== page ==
Covid has set back efforts to support climate action in developing countries – Minister

Ireland leads OECD efforts to enhance climate finance provisions at COP26

A man is turned away by a guard after he tried to get the Sinopharm coronavirus vaccine at a health facility in Harare, Zimbabwe. Photograph: AP Photo/Tsvangirayi Mukwazhi

A man is turned away by a guard after he tried to get the Sinopharm coronavirus vaccine at a health facility in Harare, Zimbabwe. Photograph: AP Photo/Tsvangirayi Mukwazhi

 

Covid has had “a multi-layered, bordering on devastating impact” on developing countries, according to Minister of State for Overseas Development Aid Colm Brophy.

This has also made the task of helping climate-vulnerable countries a lot more difficult, especially as so much aid was being swallowed up due to the pandemic, he said at the conclusion of a two-day meeting of 29 development ministers from OECD countries – including the US, UK, Canada, Japan and various EU states.

The meeting, which he co-hosted from Dublin, evaluated the best way of responding to the rise in global poverty due to Covid, and discussed how to strengthen climate change commitments, including green financing, ahead of COP26 UN climate summit hosted by the UK in Glasgow next November.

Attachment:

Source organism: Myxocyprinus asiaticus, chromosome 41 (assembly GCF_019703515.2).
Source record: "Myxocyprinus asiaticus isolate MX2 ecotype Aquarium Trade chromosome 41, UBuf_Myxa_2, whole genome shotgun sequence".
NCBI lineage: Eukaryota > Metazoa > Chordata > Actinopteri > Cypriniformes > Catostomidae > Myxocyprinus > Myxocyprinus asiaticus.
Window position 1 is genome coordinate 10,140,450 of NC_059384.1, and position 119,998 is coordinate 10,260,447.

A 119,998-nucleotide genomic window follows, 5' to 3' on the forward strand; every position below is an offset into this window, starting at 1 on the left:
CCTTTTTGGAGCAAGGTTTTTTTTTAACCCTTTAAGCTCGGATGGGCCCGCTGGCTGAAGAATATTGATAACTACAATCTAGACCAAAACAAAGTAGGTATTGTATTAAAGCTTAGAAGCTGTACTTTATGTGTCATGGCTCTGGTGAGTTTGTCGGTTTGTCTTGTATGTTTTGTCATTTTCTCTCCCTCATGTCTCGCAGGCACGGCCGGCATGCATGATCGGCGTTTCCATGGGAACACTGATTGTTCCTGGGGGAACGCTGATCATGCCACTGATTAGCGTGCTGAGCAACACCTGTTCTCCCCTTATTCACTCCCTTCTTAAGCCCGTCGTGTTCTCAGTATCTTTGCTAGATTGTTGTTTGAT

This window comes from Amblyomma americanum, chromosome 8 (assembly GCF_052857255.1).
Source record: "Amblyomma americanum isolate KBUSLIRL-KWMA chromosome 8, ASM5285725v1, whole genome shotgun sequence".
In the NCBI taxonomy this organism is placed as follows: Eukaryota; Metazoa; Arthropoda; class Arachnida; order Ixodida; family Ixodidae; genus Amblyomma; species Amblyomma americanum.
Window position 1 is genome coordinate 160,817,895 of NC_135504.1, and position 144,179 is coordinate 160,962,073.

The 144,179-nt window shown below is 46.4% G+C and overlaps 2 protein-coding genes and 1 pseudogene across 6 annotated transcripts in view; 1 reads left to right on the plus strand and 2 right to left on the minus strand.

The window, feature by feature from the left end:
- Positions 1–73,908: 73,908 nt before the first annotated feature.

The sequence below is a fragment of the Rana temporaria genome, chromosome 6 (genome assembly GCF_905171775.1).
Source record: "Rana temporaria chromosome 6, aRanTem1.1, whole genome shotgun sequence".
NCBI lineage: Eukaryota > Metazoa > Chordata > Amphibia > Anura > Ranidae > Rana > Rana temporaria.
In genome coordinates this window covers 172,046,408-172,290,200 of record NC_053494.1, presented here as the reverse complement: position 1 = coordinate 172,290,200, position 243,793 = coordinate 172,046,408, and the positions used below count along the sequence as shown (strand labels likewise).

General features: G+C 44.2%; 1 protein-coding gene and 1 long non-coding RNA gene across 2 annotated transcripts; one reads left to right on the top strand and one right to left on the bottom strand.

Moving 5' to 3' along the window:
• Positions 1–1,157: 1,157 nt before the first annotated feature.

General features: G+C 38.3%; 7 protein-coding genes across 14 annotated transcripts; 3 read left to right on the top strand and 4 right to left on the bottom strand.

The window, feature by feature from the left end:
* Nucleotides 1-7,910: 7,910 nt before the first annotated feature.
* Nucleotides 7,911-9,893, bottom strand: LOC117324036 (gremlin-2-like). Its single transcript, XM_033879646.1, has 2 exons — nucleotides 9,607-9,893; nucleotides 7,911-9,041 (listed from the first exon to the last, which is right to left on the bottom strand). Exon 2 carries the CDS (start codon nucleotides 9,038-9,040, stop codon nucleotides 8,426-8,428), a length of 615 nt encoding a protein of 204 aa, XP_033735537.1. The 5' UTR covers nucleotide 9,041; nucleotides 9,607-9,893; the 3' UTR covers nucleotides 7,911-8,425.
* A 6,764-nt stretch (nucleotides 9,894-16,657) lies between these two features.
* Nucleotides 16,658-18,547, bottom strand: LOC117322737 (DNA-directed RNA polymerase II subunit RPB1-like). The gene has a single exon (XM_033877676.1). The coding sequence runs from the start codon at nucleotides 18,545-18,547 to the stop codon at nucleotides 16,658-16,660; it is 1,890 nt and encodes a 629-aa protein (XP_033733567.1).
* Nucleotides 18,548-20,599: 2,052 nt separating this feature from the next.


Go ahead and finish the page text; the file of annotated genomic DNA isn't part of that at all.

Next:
The gathering was in-camera so there was no formal communiqué issued, but it was an important meeting of OECD countries in the build-up to COP26, added Mr Brophy, who was joined in the Mansion House by co-chair Susanna Moorehead of the OECD – with ministers from around the world joining virtually.

Developing countries were experiencing “a form of long Covid” whereby international efforts to help address hunger, sustainability goals, education needs and equality issues had been set back by years, Mr Brophy said.

The ministers were hoping to build on the climate outcome reached by G7 economies at the weekend, where it was agreed to ensure climate finance of $100 billion a year for developing countries, Mr Brophy said. As development ministers they wanted to go beyond quantitative support to ensuring flexibility and ease of access to funding, he said.

Building on Ireland’s work with small island developing states, he emphasised the need to support climate adaptation to make countries more resilient in the face of inevitable impacts from a warming world and to ease poverty in a tangible way. In addressing the lack of electricity, there was a need to ensure it was not “a fossil-fuel solution”, Mr Brophy underlined.

There was sufficient progress in charting a way forward, he said, whereby a delivery mechanism could be agreed at COP26.